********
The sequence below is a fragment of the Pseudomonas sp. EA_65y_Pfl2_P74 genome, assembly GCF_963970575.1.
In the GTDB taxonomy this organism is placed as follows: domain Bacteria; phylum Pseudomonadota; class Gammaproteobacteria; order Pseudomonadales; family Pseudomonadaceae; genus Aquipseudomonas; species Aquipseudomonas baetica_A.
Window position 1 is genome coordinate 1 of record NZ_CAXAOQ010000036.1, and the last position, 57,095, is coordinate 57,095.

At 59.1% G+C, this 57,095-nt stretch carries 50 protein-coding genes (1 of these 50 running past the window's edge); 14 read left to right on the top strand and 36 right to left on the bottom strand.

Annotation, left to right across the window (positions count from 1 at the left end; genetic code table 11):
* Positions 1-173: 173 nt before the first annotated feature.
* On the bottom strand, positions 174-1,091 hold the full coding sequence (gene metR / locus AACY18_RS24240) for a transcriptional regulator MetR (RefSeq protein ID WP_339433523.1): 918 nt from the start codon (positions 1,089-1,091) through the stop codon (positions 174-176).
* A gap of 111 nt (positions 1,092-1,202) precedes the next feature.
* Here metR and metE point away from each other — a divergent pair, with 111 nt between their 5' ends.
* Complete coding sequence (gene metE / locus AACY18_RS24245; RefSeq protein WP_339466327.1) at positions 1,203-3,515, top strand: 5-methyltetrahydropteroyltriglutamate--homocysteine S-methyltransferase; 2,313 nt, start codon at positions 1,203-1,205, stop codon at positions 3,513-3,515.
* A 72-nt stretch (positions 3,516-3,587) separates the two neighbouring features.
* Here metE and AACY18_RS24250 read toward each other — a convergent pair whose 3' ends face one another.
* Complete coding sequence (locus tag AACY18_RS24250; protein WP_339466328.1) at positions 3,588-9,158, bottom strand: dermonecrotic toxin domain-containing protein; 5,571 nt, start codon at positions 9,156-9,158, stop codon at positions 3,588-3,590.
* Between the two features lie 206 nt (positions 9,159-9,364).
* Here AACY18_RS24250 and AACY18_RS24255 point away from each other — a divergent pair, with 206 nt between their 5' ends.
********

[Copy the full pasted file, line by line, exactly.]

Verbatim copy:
The sequence below is a fragment of the Pseudomonas sp. EA_65y_Pfl2_P74 genome, assembly GCF_963970575.1.
In the GTDB taxonomy this organism is placed as follows: domain Bacteria; phylum Pseudomonadota; class Gammaproteobacteria; order Pseudomonadales; family Pseudomonadaceae; genus Aquipseudomonas; species Aquipseudomonas baetica_A.
Window position 1 is genome coordinate 1 of record NZ_CAXAOQ010000036.1, and the last position, 57,095, is coordinate 57,095.

At 59.1% G+C, this 57,095-nt stretch carries 50 protein-coding genes (1 of these 50 running past the window's edge); 14 read left to right on the top strand and 36 right to left on the bottom strand.

Annotation, left to right across the window (positions count from 1 at the left end; genetic code table 11):
* Positions 1-173: 173 nt before the first annotated feature.
* On the bottom strand, positions 174-1,091 hold the full coding sequence (gene metR / locus AACY18_RS24240) for a transcriptional regulator MetR (RefSeq protein ID WP_339433523.1): 918 nt from the start codon (positions 1,089-1,091) through the stop codon (positions 174-176).
* A gap of 111 nt (positions 1,092-1,202) precedes the next feature.
* Here metR and metE point away from each other — a divergent pair, with 111 nt between their 5' ends.
* Complete coding sequence (gene metE / locus AACY18_RS24245; RefSeq protein WP_339466327.1) at positions 1,203-3,515, top strand: 5-methyltetrahydropteroyltriglutamate--homocysteine S-methyltransferase; 2,313 nt, start codon at positions 1,203-1,205, stop codon at positions 3,513-3,515.
* A 72-nt stretch (positions 3,516-3,587) separates the two neighbouring features.
* Here metE and AACY18_RS24250 read toward each other — a convergent pair whose 3' ends face one another.
* Complete coding sequence (locus tag AACY18_RS24250; protein WP_339466328.1) at positions 3,588-9,158, bottom strand: dermonecrotic toxin domain-containing protein; 5,571 nt, start codon at positions 9,156-9,158, stop codon at positions 3,588-3,590.
* Between the two features lie 206 nt (positions 9,159-9,364).
* Here AACY18_RS24250 and AACY18_RS24255 point away from each other — a divergent pair, with 206 nt between their 5' ends.